Vintage Gay Adult Double Feature: Passing Strangers & Forbidden Letters
May 26 only
Co-presented by Frameline & The GLBT Historical Society
with an introduction from Bressan Project co-director Jenni Olson
Passing Strangers & Forbidden Letters
an Arthur Bressan Double Feature
In honor of one of the pioneers of independent gay cinema in the 1970’s and 80’s — Arthur J. Bressan Jr. — The Roxie is proud to host a double feature of two of Bressan’s early erotic works: Passing Strangers and Forbidden Letters, both filmed in San Francisco and newly restored and digitally re-released courtesy of The Bressan Project.
“a real movie about real gay people… it’s lyrical, beautiful, sexy as hell.”
Newly restored from the original negative in a beautiful 2K scan, Arthur J. Bressan, Jr.’s pioneering gay adult drama, Passing Strangers tells the story of two gay men in San Francisco who meet via a newspaper ad and fall in love. The stunning Robert Adams stars as Robert, the 18 year-old high school senior who is the object of affection for the film’s 28-year old protagonist Tom (Robert Carnagey). Tom’s curly locks and luscious good looks seem to make him irresistible to all — as he spends his time cruising Polk Street, going to the baths and the bars — but when Robert responds to his personal ad in the gay paper, Tom finds himself falling in love.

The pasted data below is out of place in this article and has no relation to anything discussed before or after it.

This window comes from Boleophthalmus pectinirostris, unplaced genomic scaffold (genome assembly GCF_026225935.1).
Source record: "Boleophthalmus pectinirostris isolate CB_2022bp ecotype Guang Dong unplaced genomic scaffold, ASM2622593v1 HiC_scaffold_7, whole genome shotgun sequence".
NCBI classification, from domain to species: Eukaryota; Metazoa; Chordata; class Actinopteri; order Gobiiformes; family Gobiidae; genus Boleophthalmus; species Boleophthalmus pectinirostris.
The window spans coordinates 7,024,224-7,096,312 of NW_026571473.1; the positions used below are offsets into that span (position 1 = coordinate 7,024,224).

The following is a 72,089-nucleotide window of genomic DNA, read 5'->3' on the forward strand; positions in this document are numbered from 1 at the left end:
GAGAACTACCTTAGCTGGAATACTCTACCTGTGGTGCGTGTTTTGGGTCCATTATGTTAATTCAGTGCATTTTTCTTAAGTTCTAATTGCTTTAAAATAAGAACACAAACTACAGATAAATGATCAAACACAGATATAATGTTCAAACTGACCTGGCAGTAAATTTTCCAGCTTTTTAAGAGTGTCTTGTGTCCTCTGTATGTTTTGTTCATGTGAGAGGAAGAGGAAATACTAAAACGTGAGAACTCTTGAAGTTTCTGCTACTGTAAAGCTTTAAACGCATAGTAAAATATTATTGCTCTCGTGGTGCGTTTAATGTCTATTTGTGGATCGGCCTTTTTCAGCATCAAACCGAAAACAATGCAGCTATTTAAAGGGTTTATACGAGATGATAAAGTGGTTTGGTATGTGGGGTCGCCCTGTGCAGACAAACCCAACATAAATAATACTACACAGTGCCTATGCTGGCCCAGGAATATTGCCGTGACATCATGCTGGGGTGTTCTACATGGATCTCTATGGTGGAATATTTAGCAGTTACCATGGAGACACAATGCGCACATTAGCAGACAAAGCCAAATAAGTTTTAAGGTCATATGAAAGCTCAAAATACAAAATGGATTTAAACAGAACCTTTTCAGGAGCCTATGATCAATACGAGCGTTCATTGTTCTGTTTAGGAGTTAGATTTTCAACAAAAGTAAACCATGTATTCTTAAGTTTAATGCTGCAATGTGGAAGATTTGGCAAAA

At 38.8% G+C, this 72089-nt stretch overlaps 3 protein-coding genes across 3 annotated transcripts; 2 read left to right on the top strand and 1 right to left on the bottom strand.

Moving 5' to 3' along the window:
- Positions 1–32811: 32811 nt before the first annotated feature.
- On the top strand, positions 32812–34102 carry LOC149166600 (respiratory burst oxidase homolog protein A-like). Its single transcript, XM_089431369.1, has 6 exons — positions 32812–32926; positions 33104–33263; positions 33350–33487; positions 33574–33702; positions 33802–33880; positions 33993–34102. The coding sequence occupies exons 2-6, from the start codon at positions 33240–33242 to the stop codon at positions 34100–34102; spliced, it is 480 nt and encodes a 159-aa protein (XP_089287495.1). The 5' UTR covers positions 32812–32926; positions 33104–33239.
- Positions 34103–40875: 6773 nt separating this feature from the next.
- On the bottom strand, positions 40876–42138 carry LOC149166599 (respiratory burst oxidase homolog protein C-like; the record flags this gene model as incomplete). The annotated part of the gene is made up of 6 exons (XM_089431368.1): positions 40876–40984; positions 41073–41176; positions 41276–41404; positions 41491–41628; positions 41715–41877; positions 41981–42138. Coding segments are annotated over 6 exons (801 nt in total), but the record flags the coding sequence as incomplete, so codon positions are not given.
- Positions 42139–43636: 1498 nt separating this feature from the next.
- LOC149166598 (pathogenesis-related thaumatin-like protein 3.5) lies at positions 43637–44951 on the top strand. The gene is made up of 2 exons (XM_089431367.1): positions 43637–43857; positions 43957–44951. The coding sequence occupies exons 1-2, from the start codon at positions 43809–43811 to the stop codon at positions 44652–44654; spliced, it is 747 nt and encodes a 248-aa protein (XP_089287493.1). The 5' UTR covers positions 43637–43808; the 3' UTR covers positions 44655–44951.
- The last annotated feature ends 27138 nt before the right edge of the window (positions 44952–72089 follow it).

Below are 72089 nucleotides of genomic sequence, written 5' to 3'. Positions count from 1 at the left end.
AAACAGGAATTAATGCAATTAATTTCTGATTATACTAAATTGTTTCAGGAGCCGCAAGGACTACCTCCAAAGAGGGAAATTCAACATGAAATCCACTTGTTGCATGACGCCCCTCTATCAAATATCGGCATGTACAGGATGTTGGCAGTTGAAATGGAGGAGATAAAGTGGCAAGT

Directed by Arthur Bressan. 1974. USA. 76 minutes. 16mm scanned to 2K DCP.
Forbidden Letters, also shot in San Francisco, is one of the most romantic and cinematically sophisticated gay adult dramas of all time. Utilizing flashbacks, epistolary voiceover, terrific dramatic scenes and a variety of super hot and languorously paced sexual encounters — writer-director Bressan unfolds a simple tale of the cherubic 20-something Larry (Robert Adams, whose sole other performance was in Bressan’s 1974 debut feature, Passing Strangers) longing for his tall, dark and handsome older lover, 30-something Richard (Richard Locke) who is about to be released from prison.
Directed by Arthur Bressan. 1979. USA. 70 minutes. 16mm scanned to 2K DCP.
Arthur J. Bressan, Jr. is best known for his devastating 1985 drama, Buddies (the first feature film about AIDS), although he would go on to make over 10 films in his lifetime. Working across multiple genres including documentary, narrative, adult and short form filmmaking, Bressan’s boldness and artistry as a writer-director earned him both acclaim and controversy over the course of his decade-long filmmaking career. Bressan died after an illustrious and meaningful life and career at the age of 44 after battling AIDS in 1987. The majority of his films have long been unavailable, but The Bressan Project is currently undertaking efforts to preserve and make them available once again to preserve his legacy.
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